What state are Europeans in?
Reactions to the European Constitution highlight the importance of national identities
Europe is in trouble. As the French-battered Constitution stalls in its march towards a single political European state, it's easy to sense a growing identity crisis among Europeans, especially those on the mainland. Can we be 'Europeans'? What does this mean? What values do we hold?
This February the European Commission faced a rebellion after the Italian and Spanish languages were quietly downgraded as working languages of the European Union.
The riled response was partly down to an ongoing reluctance to let the 'big countries' monopolise the direction of Europe, even in a small way, combined with a sense of Italian and Spanish nationalism. "It is right to speak our own language," said one Spanish official. "This is what Europe is all about. Ours is a language spoken by more than 400 million people worldwide."
The Italian and Spanish reactions are interesting given a recent Harris Interactive survey which found that both countries showed the highest level of national pride among larger Western European countries. It reported last year that 57% of Spanish and 46% of Italian consumers were 'very proud' of their heritage.
This beats the 43% of British, 33% of French and 23% of German consumers who boasted of their pride, but doesn't rival the Americans. Some 84% of them confessed to being 'very proud' to be from the US.
Despite such differences, national pride does feature to a large extent in virtually all European countries (except Germany). Even when those Spanish, Italian, British and French consumers who were 'somewhat' proud' of their countries (as opposed to 'very proud') were added to the mix, national pride still features large. The differences are just not as pronounced - ranging from 78% to 85%.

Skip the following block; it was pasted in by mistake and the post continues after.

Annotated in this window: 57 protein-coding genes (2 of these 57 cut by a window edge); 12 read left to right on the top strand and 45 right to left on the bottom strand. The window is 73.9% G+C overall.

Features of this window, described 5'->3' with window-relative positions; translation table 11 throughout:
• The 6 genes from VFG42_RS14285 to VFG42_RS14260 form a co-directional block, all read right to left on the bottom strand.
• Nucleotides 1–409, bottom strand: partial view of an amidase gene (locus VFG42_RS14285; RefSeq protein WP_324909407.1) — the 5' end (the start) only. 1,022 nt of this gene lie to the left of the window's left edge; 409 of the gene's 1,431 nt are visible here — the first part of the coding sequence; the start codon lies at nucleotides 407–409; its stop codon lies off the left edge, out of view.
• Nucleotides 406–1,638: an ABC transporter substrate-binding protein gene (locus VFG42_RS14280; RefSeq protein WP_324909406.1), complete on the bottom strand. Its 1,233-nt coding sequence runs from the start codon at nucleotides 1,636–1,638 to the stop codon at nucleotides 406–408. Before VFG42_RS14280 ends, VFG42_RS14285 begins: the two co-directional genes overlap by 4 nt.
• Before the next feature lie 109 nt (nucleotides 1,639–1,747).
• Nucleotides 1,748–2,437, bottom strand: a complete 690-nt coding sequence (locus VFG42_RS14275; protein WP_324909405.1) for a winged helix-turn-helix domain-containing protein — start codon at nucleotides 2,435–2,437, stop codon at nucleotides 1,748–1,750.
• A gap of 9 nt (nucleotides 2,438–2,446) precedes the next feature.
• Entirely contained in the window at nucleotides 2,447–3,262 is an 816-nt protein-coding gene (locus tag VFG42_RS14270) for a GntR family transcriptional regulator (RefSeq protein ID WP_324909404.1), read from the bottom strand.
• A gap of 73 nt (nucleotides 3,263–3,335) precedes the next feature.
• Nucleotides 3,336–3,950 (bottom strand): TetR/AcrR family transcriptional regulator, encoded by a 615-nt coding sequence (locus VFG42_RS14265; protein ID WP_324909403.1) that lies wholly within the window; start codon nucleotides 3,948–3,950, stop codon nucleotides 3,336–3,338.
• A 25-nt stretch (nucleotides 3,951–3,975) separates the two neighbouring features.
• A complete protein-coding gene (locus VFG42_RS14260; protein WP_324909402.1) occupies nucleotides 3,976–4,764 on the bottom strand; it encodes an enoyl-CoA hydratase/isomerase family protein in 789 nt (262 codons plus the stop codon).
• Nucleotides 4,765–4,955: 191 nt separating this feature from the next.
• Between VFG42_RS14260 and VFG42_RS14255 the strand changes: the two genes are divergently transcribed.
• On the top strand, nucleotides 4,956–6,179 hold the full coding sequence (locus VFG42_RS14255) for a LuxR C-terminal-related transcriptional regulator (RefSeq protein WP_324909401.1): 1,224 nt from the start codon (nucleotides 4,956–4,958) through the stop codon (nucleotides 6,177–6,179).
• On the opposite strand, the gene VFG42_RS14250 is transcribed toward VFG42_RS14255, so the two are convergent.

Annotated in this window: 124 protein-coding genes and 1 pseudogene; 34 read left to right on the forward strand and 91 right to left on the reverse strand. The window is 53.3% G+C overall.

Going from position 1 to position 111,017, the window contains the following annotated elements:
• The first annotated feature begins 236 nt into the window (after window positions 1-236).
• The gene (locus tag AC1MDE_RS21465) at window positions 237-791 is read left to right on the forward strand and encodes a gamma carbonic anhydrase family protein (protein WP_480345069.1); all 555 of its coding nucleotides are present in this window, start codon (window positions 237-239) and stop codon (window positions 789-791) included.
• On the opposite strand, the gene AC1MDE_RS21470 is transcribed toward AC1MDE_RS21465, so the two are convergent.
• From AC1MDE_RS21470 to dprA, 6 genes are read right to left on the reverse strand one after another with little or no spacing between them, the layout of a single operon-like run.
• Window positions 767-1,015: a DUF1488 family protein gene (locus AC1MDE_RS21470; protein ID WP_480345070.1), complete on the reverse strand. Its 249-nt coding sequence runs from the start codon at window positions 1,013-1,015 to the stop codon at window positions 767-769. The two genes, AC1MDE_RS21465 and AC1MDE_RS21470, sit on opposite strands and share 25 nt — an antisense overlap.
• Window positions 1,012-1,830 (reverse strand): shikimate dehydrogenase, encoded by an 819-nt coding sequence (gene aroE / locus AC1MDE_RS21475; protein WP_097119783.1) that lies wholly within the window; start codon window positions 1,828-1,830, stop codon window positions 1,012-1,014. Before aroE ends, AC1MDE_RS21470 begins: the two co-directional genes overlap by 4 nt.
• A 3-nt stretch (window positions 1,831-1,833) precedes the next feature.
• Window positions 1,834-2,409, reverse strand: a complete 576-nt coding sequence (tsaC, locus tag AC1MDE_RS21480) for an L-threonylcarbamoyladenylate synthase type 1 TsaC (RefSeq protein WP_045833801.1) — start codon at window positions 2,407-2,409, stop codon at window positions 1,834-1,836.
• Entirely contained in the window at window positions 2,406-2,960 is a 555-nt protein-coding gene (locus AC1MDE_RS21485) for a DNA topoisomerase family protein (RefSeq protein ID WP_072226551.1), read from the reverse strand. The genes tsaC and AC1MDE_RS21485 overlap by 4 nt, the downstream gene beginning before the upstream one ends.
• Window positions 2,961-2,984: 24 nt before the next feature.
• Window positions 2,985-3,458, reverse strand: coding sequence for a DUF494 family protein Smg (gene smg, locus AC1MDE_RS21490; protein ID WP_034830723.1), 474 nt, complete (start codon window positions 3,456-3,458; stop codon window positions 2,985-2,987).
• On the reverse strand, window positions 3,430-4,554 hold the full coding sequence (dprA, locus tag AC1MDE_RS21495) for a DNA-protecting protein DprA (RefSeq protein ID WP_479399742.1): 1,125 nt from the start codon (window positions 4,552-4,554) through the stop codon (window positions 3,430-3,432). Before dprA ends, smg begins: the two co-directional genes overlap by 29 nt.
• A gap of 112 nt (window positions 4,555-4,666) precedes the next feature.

The elements of national identity, born partly out of a sense of national pride and of maintaining the cognitive boundaries of the 'imagined communities' that sit behind nationalism, are seen throughout Europe and extend far beyond a desire to guard national languages.
European consumers, for example, can find it fairly straightforward to delineate their own, and others', cultural differences - and some of the stereotypes that underpin the sense of national identities. A recent light-hearted piece of research by the 'Ecole Superieur de Commerce' asked consumers across Europe to describe the French.
"Interviewees were simply asked an open question: what five adjectives sum up the French," explained Olivier Clodong, professor of social and political communication at the Ecole. "The answers were overwhelmingly negative (ranging from chauvinists, shallow to flesh-loving). The French are admired for their trains, the Airbus and Michelin tyres. But the buck stops there."
Shifts in national identities have also materialised in former Soviet Bloc countries, where attitudes towards past communist regimes have been improving as consumers become increasingly disillusioned by the promises of European capitalism - a phenomenon termed 'Ostalgie'.
The successful 2003 film 'Goodbye, Lenin', for example, which recalls life in the German Democratic Republic, was followed by TV shows that celebrated the fashions, food and everyday hassles that characterised life in East Germany - a Soviet communist satellite between 1949 and 1989.
But let's return to the subject of the EU Constitution rollercoaster of recent weeks. The reasons for its rejection by the French were complex, and partly about punishing President Chirac's inability to halt the country's slide into further economic difficulties.
The French 'Non', however, was also driven by national values to protect the country's social system and because of an aversion to Anglo Saxon-style economic policies. Citizens' attitudes towards the type of democracies and economic principles they value were articulated and illuminated in their response to an attempt to unify European values.
What is perhaps becoming clear within the Constitution is the uneasy contradiction in the assumption that the mere elaboration of principles and procedures is sufficient to conjure up a clear overlying European identity.
Reactions to the European Constitution expose and reinforce the core set of national values, and differences, of each constituent country. The French example starts to show that underlying national identities are being strengthened by democratic debate, while as with democratic institutions a national identity is formed and strengthened through repeated expressions of the popular will.
Perhaps all is not lost, however, in the search for a 'European identity'. According to Henley Centre's international data, anti-American sentiment runs high across Europe. Some 73% of the Spanish, 64% of the French, 62% of Germans, 58% of the British and 50% of the Italians all agree that 'Our society is too Americanised'. We might yet unite against a common front.
This article was first published in InBrief magazine, July 2005
Copyright © Association for Qualitative Research, 2005